It has recently been reported that the Kusunda language from Nepal is on the edge of extinction.
There is only one remaining fluent speaker of Kusunda, 75 year old Gyani Sen from Western Nepal.
A few years ago there were two other fluent speakers, Puni Thakuri who has since died, and Gyani Sen’s daughter who has left the country in search of work.
Gyani Sen believes that Kusunda will now die with her.
Of the 100 Kusunda tribes people remaining, none of them speak more than a few words of Kusunda, meaning that they are unable to keep the language from extinction.
We have to be careful not to confuse extinct and dead languages. An extinct language is one which no longer has any speakers, whereas a dead language is one which remains in use for scientific, legal or religious functions – for example, Latin.
Unfortunately, the only option for Kusunda is extinction, because after Gyani Sen, there will be no living speakers, and as it is a tribal language it is unlikely that it will be used for other functions.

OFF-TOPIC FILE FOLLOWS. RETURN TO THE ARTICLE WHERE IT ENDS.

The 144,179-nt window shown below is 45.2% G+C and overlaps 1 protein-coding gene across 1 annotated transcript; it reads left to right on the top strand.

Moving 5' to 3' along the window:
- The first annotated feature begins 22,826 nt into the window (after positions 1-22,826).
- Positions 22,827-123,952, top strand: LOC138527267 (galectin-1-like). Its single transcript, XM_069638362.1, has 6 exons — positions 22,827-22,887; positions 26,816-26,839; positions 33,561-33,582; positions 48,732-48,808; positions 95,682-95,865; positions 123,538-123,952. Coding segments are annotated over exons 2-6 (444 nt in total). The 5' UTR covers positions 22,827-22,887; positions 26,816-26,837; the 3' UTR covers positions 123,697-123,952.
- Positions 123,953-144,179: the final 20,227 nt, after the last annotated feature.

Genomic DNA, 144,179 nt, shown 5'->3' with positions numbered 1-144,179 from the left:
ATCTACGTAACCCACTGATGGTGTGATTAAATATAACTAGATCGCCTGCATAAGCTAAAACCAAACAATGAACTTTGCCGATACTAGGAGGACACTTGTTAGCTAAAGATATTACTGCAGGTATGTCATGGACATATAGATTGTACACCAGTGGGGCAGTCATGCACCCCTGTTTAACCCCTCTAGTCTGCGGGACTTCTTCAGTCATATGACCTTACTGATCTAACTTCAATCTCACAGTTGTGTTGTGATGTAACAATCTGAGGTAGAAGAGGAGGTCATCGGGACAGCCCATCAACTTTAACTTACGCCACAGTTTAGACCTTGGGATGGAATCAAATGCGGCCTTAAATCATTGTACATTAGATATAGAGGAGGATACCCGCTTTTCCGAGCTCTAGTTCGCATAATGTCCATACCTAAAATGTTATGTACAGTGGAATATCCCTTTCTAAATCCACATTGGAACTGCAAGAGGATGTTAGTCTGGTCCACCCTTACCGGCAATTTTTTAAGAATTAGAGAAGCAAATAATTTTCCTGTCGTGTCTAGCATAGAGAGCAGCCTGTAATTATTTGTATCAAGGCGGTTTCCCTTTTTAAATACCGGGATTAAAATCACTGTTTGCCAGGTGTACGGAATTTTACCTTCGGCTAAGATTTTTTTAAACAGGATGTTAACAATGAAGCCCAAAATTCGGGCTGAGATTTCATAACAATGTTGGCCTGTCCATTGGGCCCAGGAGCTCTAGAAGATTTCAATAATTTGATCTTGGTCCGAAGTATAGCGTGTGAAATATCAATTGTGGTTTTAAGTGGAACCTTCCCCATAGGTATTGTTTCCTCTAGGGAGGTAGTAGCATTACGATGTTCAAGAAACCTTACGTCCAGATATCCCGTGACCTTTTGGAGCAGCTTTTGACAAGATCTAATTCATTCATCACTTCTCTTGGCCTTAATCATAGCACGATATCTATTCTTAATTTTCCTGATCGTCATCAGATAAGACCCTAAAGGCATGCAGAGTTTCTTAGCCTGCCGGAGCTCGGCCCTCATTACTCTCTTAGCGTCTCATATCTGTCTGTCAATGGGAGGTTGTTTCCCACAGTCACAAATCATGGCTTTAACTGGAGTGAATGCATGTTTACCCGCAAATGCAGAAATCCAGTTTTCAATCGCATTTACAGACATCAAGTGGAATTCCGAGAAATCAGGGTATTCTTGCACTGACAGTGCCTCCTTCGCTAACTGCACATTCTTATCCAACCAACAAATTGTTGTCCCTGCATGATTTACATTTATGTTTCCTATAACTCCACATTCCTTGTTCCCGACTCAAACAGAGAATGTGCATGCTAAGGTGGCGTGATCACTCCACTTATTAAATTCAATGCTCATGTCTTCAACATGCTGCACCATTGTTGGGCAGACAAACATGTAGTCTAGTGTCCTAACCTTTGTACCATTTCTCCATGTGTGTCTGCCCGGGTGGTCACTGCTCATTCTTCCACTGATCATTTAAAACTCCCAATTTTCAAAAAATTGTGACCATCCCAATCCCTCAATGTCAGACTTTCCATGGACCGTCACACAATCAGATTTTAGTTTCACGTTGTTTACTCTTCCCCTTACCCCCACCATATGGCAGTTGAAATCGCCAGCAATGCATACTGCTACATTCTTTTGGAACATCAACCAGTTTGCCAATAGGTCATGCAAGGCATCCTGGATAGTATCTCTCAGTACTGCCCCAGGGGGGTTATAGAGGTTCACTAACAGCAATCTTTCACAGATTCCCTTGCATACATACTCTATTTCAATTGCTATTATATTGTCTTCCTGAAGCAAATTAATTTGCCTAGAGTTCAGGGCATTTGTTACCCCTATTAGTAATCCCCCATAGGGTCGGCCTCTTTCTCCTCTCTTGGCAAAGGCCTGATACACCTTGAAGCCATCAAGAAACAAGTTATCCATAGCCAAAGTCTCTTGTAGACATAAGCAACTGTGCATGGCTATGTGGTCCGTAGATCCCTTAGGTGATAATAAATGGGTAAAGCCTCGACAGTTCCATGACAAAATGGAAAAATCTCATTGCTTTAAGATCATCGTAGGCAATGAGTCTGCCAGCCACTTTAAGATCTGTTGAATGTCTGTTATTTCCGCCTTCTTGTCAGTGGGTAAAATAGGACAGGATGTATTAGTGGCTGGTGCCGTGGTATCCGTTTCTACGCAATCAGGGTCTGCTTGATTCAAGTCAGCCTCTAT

Kusunda is a language isolate, as it is not related to any common language in the world. Linguists are desperate to preserve it and are eagerly trying to learn as much as they can from Gyani Sen, but the origins of Kusunda are baffling them. Kusunda is not phonologically, morphologically, syntactically or lexically related to any other language in the world so they are puzzled about where it all began. With lack of knowledge about the origin and only one living teacher, it is unlikely that linguists will have time to revive the language.
Kusunda is not alone in the list of languages which are in danger of disappearing. The BBC recently reported that half of the world’s 7000 are in danger. With development and globalisation pushing us forward, there only seems to be room for dominant languages in the commercial world.
However, there are three steps we can take towards protecting and rescue endangered ones:
1. Document the language in terms of grammar, lexicon and speaking traditions.
2. Revitalise: Attempt to increase the number of speakers of the language.
3. Maintain: Support languages to protect them from extinction.
How important do you think it is to preserve minority languages, and how can we preserve them? Please let us know your thoughts via the comment box below.